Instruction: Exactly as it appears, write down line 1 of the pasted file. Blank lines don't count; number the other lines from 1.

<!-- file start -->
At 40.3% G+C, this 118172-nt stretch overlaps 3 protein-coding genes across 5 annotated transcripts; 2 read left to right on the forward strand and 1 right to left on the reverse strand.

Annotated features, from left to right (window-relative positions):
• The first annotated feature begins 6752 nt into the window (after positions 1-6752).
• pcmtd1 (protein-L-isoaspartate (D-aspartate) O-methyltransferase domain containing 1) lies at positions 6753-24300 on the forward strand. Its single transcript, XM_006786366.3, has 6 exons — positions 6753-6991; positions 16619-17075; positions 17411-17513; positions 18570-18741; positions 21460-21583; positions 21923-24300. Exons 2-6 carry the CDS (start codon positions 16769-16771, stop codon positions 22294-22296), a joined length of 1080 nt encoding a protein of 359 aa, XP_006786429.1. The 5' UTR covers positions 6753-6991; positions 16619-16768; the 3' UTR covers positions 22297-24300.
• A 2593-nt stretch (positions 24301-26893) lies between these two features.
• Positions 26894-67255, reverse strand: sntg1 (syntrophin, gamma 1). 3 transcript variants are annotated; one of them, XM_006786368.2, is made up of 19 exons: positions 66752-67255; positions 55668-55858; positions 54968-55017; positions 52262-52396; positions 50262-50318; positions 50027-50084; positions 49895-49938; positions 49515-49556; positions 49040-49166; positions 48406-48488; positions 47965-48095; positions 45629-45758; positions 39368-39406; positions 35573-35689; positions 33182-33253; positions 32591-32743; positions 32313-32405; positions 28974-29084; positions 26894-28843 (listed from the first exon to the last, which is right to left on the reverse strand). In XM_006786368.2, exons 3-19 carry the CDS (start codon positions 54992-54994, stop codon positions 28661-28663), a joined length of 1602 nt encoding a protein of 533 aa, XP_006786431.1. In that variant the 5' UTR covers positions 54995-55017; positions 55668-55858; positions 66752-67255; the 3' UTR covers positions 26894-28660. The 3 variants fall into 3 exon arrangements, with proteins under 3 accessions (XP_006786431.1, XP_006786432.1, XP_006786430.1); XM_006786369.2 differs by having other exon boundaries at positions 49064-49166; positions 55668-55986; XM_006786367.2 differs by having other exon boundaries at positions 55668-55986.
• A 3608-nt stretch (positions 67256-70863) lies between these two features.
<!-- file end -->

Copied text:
At 40.3% G+C, this 118172-nt stretch overlaps 3 protein-coding genes across 5 annotated transcripts; 2 read left to right on the forward strand and 1 right to left on the reverse strand.